•Factors affecting electromagnets:
make them stronger:
a) add more turns of wire ( this
increases the current over and over)
b) increase the current
( more batteries)
If you dbl. the batteries, you dbl .The
current, and the magnet’ strength.
However, more wire makes more heat
c) Increase the iron core—
With an EM, you can turn a switch on and off,
and have it work– our doors for fire drills stay
open with an EM!
Some materials, like lead and diamonds are
not magnetic at all, whereas aluminum can
be a weak magnet, but is often nonmagnetic,
b/c the atoms are not aligned naturally.
What destroys magnets?
 Increasing
temperature can ruin the domains
 Dropping
the magnets
 Changing
the domains alignment somehow
Compass needles:
As early as 500 B.C., people were using
Lodestone(magnetite) as a compass.
oCompass needle- free moving magnet. It
stops spinning when it is lined up with the
magnetic field present.
o the needle lines up w/ local mag. Field, w/ N
pole of compass attracted to S pole of mag.
Field .
o The N pole of a compass actually points to
the Earth’s SOUTH MAGNETIC POLE, which
oThe S pole of a compass points to the Earth’s
A compass does NOT pt. directly to the geo. N
pole, but near it. It will always be slightly E or
W of the G N Pole.
( mag. S. P is about 600 miles( 1000 km) from
Magnetic Declination.
The difference between the direction the
needle points, and True G North, is called You
can measure the “angle of declination.”– PAGE
to measure the strength of a
mag. Field.
Field of Earth is weak compared to a
classroom magnet.
poles of our Earth have reversed about
every 500,000 yrs. Last one was about
750,000 yrs. Ago, so we are due!!
of our mag. Poles is always
Chapter 16.1 Objectives and Vocabulary
Recognize that magnetic
poles always exits in pairs.
 Decide whether two magnetic
poles will attract or repel.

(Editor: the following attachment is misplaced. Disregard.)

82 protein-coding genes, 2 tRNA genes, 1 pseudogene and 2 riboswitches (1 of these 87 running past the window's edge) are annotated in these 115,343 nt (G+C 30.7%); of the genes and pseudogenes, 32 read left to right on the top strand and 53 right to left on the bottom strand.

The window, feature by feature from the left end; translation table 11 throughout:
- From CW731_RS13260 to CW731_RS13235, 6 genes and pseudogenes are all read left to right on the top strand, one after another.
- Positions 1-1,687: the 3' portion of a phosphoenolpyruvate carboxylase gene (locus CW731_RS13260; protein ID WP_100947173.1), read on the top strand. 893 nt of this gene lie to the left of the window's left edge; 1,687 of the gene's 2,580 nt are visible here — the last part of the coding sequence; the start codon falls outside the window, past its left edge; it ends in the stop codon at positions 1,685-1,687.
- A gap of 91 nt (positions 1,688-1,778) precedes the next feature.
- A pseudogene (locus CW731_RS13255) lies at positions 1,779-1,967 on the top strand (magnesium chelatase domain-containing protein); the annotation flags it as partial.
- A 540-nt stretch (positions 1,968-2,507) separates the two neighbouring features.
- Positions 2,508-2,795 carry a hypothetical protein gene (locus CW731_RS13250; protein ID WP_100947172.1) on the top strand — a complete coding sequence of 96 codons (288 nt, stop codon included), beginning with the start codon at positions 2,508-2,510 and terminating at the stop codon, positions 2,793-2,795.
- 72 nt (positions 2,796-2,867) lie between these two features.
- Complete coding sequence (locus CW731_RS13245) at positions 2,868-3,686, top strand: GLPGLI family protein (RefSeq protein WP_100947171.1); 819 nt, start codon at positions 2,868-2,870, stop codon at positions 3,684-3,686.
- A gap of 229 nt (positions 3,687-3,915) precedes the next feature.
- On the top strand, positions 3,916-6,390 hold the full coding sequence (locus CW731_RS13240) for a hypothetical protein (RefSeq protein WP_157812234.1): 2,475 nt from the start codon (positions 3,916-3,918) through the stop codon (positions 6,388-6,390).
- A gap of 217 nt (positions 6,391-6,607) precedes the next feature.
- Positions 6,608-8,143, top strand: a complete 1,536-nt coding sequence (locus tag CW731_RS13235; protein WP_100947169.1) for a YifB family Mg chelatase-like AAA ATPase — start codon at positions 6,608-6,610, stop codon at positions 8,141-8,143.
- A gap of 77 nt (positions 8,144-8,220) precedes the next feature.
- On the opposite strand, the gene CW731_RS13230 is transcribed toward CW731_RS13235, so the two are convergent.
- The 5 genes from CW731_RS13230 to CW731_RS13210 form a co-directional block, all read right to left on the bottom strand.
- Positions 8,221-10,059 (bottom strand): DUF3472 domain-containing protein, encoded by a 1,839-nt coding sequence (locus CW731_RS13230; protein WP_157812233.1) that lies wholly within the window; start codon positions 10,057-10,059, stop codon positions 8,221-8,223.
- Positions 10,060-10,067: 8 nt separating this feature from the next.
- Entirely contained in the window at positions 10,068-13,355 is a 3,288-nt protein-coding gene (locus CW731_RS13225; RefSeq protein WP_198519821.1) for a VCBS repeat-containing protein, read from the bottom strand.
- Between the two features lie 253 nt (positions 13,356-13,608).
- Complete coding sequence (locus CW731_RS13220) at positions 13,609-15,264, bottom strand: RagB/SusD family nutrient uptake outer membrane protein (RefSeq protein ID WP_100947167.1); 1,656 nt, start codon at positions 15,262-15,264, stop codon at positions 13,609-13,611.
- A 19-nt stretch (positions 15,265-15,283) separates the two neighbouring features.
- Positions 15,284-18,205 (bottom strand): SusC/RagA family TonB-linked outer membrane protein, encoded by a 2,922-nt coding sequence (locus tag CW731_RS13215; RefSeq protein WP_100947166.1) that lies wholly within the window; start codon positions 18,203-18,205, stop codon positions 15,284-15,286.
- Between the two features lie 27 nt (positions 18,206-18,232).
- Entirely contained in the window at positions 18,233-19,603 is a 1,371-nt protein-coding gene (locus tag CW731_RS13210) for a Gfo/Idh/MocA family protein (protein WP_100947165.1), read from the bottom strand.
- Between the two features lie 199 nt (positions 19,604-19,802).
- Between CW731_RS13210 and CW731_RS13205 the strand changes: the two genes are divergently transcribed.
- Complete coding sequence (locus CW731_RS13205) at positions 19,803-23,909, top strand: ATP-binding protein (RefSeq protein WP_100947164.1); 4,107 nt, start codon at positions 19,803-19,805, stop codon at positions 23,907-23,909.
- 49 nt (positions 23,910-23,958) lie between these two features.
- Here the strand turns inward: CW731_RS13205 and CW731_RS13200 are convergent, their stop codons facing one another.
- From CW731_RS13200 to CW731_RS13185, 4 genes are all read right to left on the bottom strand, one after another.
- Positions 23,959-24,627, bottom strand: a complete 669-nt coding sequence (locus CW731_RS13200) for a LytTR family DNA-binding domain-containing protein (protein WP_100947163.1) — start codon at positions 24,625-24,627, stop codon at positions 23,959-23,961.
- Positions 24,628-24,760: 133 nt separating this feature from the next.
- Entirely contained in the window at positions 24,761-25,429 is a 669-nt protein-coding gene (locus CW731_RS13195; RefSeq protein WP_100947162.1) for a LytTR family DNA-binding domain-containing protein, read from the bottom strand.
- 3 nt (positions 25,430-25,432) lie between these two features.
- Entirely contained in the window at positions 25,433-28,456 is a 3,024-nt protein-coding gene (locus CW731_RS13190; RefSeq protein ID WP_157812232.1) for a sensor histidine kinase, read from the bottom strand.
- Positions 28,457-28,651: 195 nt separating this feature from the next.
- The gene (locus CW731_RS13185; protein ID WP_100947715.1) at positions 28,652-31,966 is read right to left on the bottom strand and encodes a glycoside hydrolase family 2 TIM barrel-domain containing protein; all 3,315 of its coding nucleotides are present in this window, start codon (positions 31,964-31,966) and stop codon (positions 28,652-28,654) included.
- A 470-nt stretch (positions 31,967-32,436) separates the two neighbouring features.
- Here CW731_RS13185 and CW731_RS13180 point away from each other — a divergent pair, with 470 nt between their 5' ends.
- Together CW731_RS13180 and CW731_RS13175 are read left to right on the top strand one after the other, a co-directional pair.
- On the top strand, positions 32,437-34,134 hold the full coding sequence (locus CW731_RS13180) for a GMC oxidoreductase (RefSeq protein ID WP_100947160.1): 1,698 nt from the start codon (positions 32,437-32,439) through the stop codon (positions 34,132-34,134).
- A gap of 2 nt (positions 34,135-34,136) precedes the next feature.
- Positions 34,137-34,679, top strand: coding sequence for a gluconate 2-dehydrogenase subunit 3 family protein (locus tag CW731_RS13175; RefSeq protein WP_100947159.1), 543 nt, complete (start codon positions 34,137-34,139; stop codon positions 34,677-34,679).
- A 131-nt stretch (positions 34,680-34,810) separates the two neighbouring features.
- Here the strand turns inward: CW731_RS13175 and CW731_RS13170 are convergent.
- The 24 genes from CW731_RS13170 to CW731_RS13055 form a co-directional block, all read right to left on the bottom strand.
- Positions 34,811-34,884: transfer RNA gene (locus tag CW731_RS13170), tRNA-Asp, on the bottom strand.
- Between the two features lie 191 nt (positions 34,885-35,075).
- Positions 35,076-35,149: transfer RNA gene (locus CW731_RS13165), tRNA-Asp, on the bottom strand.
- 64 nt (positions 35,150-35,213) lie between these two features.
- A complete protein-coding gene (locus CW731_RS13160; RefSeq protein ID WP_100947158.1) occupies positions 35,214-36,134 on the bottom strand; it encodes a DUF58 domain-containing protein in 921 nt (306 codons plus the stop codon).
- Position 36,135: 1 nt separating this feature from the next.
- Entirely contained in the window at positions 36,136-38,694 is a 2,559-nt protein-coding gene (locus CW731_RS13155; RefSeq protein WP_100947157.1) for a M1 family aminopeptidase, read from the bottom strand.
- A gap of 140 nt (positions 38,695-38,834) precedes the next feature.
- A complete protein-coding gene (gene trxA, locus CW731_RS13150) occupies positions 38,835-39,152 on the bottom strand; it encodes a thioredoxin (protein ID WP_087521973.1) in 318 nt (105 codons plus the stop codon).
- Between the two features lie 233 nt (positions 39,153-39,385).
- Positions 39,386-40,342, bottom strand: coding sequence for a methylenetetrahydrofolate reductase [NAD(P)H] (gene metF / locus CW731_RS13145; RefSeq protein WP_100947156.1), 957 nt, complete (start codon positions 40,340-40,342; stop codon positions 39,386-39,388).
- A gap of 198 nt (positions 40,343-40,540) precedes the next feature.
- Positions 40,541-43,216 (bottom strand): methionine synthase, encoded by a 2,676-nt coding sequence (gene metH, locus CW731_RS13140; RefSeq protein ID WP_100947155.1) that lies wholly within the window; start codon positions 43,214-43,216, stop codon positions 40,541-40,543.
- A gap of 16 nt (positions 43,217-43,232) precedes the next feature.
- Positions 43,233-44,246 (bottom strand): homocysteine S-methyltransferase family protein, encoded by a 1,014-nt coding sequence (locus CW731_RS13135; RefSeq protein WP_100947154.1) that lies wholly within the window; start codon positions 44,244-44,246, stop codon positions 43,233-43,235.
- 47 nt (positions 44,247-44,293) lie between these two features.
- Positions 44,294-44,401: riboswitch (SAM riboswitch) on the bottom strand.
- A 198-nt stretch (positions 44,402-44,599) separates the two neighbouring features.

 Describe the magnetic field
and forces around a
permanent magnet.
permanent magnet
magnetic poles
magnetic field
magnetic field line
The earth’s magnetic field
 The
earth has an imaginary bar magnet going
thru its’ core.
 The
mag. Field of earth would look just like
the field around the bar magnet; But, the
solar winds from the sun, change its shape
GILBERT: 1600--discovered that the
E. has a magnetic field around it. The E. core
is mostly iron and nickel, creating the mag.
Solar winds- from the sun blow on the E. mag.
Field, creating a “tail.”-reshaping the Mag.
Field of Earth -- called the Magnetosphere.
These winds push radioactive particles toward
the E.
•Van Allen Radiation Belts–“trap” most of the
rad. particles from the sun, keeping them from
harming us.
•Any particles that escape the belts, get
attracted to the N and S poles of the Earth,
and react with gases in the atmosphere,
creating Auroras.
Now you draw it with me:
Auroras- charged part. From Sun react with
gases in the atmosphere at the northern and S.
poles, and create brilliant light shows.
Northern Lights- A. Borealis
Southern lights- A. Australis
 Sunspots:
come in pairs, with poles, and are
dark circular areas that are cooler, and
 Every
11 yrs. the annual # of sunspots varies,
and the sun’s mag. Poles reverse. Jupiter
and Saturn also have mag. Fields.